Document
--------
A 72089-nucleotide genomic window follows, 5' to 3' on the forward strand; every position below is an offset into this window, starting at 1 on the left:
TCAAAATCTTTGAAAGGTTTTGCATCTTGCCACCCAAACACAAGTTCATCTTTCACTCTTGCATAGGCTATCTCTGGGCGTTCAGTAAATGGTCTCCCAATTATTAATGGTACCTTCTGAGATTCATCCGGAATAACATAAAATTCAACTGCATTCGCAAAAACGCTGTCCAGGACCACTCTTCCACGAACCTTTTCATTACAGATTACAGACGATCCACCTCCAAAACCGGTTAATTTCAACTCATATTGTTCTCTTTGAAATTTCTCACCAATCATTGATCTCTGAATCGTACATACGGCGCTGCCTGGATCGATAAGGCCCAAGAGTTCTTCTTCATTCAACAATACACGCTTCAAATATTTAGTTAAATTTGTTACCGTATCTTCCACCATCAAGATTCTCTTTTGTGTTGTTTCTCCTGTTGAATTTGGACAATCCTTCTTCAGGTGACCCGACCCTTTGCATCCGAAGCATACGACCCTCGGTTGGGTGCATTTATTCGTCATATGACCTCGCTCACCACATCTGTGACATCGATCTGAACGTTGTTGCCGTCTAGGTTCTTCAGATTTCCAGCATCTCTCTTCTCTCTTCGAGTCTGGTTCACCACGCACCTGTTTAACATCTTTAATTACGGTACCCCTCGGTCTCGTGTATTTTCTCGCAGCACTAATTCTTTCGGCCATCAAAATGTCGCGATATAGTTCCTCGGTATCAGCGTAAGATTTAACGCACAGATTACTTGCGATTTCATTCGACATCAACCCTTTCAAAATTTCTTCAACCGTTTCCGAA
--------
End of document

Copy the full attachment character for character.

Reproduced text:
A 72089-nucleotide genomic window follows, 5' to 3' on the forward strand; every position below is an offset into this window, starting at 1 on the left:
TCAAAATCTTTGAAAGGTTTTGCATCTTGCCACCCAAACACAAGTTCATCTTTCACTCTTGCATAGGCTATCTCTGGGCGTTCAGTAAATGGTCTCCCAATTATTAATGGTACCTTCTGAGATTCATCCGGAATAACATAAAATTCAACTGCATTCGCAAAAACGCTGTCCAGGACCACTCTTCCACGAACCTTTTCATTACAGATTACAGACGATCCACCTCCAAAACCGGTTAATTTCAACTCATATTGTTCTCTTTGAAATTTCTCACCAATCATTGATCTCTGAATCGTACATACGGCGCTGCCTGGATCGATAAGGCCCAAGAGTTCTTCTTCATTCAACAATACACGCTTCAAATATTTAGTTAAATTTGTTACCGTATCTTCCACCATCAAGATTCTCTTTTGTGTTGTTTCTCCTGTTGAATTTGGACAATCCTTCTTCAGGTGACCCGACCCTTTGCATCCGAAGCATACGACCCTCGGTTGGGTGCATTTATTCGTCATATGACCTCGCTCACCACATCTGTGACATCGATCTGAACGTTGTTGCCGTCTAGGTTCTTCAGATTTCCAGCATCTCTCTTCTCTCTTCGAGTCTGGTTCACCACGCACCTGTTTAACATCTTTAATTACGGTACCCCTCGGTCTCGTGTATTTTCTCGCAGCACTAATTCTTTCGGCCATCAAAATGTCGCGATATAGTTCCTCGGTATCAGCGTAAGATTTAACGCACAGATTACTTGCGATTTCATTCGACATCAACCCTTTCAAAATTTCTTCAACCGTTTCCGAA